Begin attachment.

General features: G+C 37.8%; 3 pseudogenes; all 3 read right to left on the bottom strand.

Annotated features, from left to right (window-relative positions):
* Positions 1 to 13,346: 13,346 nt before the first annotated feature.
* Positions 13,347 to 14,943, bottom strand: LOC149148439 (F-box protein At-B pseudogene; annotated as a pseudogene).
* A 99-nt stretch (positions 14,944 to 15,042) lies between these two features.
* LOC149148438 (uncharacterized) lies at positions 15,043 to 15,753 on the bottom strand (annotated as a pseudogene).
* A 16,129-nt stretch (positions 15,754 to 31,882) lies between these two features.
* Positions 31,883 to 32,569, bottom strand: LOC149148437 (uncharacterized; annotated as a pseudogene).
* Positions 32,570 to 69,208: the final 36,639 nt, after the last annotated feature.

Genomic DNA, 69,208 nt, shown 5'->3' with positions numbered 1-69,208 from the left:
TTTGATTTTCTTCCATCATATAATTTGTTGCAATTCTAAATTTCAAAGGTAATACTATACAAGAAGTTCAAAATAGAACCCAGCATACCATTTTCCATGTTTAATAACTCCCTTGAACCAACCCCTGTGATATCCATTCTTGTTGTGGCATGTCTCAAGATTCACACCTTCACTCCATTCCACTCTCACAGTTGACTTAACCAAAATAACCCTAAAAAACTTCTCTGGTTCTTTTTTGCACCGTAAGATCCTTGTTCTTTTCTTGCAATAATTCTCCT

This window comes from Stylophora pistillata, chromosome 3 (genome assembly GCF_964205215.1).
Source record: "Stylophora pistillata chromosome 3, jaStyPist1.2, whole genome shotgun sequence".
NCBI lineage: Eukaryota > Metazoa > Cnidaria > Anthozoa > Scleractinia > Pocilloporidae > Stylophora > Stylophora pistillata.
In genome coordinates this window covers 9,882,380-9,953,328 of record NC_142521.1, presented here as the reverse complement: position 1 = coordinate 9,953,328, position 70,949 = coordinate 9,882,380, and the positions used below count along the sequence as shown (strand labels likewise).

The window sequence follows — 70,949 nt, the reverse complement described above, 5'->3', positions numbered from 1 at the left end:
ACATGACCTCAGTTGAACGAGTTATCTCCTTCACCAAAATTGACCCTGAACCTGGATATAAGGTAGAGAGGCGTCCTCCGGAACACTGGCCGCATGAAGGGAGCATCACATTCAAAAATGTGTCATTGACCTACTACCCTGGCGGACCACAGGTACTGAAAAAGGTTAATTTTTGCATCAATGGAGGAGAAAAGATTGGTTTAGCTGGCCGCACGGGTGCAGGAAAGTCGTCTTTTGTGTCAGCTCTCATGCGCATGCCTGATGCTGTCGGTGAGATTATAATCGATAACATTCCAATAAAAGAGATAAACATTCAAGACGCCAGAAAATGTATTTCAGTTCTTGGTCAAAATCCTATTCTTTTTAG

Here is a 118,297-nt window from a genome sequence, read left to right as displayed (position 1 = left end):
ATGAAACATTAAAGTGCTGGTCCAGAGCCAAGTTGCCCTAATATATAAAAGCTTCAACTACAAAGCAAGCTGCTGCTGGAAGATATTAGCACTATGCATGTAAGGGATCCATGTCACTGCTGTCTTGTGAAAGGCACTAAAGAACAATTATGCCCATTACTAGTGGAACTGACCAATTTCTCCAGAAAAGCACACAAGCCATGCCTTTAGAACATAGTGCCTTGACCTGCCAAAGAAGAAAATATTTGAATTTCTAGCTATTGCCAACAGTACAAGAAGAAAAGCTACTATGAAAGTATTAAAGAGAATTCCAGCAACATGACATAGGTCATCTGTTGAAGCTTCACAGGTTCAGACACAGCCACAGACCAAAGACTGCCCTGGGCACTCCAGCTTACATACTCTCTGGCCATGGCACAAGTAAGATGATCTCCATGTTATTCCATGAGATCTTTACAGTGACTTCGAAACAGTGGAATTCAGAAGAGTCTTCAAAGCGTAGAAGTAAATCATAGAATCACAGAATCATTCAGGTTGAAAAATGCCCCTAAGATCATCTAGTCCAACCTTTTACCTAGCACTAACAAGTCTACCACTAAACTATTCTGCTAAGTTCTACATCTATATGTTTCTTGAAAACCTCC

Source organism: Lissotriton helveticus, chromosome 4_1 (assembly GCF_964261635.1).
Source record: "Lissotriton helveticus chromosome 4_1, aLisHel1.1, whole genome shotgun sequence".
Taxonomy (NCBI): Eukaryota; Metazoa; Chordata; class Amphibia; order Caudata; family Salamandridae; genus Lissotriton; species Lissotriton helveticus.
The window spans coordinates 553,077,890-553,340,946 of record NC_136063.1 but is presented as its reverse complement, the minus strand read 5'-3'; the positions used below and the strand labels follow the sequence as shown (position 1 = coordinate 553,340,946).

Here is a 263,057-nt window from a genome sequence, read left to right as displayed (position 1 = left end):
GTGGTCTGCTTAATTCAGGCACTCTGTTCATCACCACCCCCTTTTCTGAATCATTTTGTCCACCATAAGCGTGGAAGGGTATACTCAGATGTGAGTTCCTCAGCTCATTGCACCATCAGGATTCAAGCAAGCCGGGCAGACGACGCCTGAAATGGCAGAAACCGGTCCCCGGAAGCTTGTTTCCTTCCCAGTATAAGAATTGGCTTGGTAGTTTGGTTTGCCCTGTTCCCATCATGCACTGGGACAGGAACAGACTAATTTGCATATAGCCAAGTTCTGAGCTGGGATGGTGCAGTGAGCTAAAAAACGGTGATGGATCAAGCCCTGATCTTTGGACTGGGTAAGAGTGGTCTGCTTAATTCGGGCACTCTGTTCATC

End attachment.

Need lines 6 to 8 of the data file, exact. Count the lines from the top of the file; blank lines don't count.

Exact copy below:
* LOC149148438 (uncharacterized) lies at positions 15,043 to 15,753 on the bottom strand (annotated as a pseudogene).
* A 16,129-nt stretch (positions 15,754 to 31,882) lies between these two features.
* Positions 31,883 to 32,569, bottom strand: LOC149148437 (uncharacterized; annotated as a pseudogene).